Autistic traits are associated with enhanced working memory capacity for abstract visual stimuli

Louise A. B. Nicholls, Mary E. Stewart

Research output: Contribution to journalArticlepeer-review

1 Citation (Scopus)
29 Downloads (Pure)

Abstract

We tested whether the association between autistic traits and enhanced performance in visual-perceptual tasks extends to visual working memory capacity. We predicted that any positive effect of autistic traits on visual working memory performance would be greatest during domain-specific tasks, in which visual resources must be relied upon. We used a visual ‘matrix’ task, involving recall of black-and-white chequered patterns which increased in size, to establish participants’ capacity (span). We assessed 144 young adults’ (M = 22.0 yrs, SD = 2.5) performance on abstract, ‘low semantic’ versus ‘high semantic’ task versions. The latter offered multimodal coding due to the availability of long-term memory resources that could supplement visual working memory. Participants also completed measures of autistic traits and trait anxiety. Autistic traits, especially Attention to Detail, Attention Switching, and Communication, positively predicted visual working memory capacity, specifically in the low semantic task, which relies on visual working memory resources. Autistic traits are therefore associated with enhanced processing and recall of visual information. The benefit is removed, however, when multimodal coding may be incorporated, emphasising the visual nature of the benefit. Strengths in focused attention to detail therefore appear to benefit domain-specific visual working memory task performance.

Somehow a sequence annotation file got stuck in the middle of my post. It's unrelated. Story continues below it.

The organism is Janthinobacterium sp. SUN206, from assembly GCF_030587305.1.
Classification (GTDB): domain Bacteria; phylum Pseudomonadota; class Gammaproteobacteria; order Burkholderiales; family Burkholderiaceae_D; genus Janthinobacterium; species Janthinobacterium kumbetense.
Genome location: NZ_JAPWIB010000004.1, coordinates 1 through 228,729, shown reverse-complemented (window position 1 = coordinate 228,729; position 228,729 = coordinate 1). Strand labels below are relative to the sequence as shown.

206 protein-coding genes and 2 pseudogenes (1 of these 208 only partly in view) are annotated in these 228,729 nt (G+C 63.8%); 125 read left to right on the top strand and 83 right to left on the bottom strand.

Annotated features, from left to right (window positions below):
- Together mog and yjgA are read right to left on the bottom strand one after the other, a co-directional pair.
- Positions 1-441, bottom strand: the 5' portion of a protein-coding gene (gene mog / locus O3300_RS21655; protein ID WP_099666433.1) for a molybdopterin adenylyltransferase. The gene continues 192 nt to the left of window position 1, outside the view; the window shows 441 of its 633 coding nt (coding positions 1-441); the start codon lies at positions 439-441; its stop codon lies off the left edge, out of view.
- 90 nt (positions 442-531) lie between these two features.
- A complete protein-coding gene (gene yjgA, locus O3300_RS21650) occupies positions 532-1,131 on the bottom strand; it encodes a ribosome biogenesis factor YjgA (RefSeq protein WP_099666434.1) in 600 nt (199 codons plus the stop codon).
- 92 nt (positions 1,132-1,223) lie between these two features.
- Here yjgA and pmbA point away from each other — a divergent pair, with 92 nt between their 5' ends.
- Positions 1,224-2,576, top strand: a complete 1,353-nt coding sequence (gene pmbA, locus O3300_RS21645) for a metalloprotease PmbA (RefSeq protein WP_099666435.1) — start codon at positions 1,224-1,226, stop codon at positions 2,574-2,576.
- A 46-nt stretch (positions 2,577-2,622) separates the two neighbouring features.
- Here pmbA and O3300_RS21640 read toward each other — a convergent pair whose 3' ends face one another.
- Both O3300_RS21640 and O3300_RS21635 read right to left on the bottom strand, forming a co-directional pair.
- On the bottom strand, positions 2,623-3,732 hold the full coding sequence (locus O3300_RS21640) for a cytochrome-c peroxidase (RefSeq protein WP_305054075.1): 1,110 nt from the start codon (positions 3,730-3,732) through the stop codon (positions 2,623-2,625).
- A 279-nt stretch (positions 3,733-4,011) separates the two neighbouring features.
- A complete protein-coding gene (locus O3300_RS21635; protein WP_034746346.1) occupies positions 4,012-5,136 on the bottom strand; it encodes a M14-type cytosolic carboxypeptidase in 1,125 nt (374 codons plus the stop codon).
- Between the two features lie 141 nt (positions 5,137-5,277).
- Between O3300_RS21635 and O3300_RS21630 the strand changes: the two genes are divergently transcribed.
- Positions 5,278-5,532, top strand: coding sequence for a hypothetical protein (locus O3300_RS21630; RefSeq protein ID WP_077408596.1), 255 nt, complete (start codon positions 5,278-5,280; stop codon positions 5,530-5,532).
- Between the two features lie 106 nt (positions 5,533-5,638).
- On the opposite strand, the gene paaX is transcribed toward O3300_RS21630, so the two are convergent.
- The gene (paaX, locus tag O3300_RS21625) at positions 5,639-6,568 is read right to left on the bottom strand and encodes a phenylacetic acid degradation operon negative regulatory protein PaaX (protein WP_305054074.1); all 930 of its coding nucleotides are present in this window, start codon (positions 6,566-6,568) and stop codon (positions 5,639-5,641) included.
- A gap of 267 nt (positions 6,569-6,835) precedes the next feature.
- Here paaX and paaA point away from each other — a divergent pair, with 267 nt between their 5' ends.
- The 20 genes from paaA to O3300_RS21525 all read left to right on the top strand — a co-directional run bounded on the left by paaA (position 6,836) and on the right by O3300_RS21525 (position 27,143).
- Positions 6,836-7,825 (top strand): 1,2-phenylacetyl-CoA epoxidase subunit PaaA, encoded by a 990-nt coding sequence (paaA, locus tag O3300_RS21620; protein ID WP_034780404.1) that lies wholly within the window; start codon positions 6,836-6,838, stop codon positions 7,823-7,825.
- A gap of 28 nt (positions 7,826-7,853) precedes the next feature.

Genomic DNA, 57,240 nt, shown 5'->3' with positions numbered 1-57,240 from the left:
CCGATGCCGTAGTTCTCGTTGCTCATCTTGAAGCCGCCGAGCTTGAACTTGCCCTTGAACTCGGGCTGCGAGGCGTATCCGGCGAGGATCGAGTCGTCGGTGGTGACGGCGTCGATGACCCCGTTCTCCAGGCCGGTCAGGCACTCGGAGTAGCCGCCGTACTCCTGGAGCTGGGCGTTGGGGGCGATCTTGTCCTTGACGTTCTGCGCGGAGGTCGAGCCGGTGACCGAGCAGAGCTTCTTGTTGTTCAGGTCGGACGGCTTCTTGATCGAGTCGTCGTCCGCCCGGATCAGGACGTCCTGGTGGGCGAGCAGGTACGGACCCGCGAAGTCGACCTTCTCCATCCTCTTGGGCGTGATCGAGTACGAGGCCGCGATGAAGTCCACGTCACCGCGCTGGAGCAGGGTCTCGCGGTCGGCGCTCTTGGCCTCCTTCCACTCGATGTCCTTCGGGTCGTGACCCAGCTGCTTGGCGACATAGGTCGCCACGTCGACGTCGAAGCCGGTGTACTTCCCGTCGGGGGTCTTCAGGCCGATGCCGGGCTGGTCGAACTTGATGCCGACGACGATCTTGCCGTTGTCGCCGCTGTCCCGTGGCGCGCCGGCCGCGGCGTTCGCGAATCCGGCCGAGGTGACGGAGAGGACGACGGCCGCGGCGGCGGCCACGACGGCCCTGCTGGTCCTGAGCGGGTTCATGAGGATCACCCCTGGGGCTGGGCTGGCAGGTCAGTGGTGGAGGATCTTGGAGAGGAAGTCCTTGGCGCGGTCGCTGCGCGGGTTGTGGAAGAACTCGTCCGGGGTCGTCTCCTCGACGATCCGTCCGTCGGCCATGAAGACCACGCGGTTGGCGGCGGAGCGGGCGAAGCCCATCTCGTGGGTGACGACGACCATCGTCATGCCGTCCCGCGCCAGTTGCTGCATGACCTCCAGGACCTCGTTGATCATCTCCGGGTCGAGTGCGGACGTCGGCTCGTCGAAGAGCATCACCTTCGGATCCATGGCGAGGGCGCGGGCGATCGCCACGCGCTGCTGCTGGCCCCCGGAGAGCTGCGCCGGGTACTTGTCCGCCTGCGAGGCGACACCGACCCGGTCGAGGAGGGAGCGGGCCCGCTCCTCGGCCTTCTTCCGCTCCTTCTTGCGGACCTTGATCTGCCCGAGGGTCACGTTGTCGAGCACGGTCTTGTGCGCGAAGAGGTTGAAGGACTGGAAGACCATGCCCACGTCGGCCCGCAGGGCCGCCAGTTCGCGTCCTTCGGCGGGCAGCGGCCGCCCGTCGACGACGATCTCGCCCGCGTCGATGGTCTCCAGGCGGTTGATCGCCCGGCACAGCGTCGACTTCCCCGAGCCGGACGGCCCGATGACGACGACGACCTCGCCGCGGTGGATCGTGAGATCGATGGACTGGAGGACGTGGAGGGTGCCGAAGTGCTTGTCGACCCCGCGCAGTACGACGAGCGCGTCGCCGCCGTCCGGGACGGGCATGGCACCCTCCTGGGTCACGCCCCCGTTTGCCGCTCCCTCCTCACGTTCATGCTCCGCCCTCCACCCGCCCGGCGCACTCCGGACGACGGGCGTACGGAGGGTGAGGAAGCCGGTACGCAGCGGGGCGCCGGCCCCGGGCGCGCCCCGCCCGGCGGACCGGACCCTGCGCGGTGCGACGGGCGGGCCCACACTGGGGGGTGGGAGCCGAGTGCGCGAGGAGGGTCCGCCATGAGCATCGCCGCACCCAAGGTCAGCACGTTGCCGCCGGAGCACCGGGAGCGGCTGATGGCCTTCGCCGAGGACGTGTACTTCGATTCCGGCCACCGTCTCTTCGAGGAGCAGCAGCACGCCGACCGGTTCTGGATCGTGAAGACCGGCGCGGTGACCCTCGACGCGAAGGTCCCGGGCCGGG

Original languageEnglish
Article number103905
Number of pages9
JournalActa Psychologica
Volume236
Early online date20 Apr 2023
DOIs
Publication statusPublished - 1 Jun 2023

Keywords

  • visual processing
  • visual cognition
  • visual short-term memory
  • working memory
  • autism
  • autistic traits

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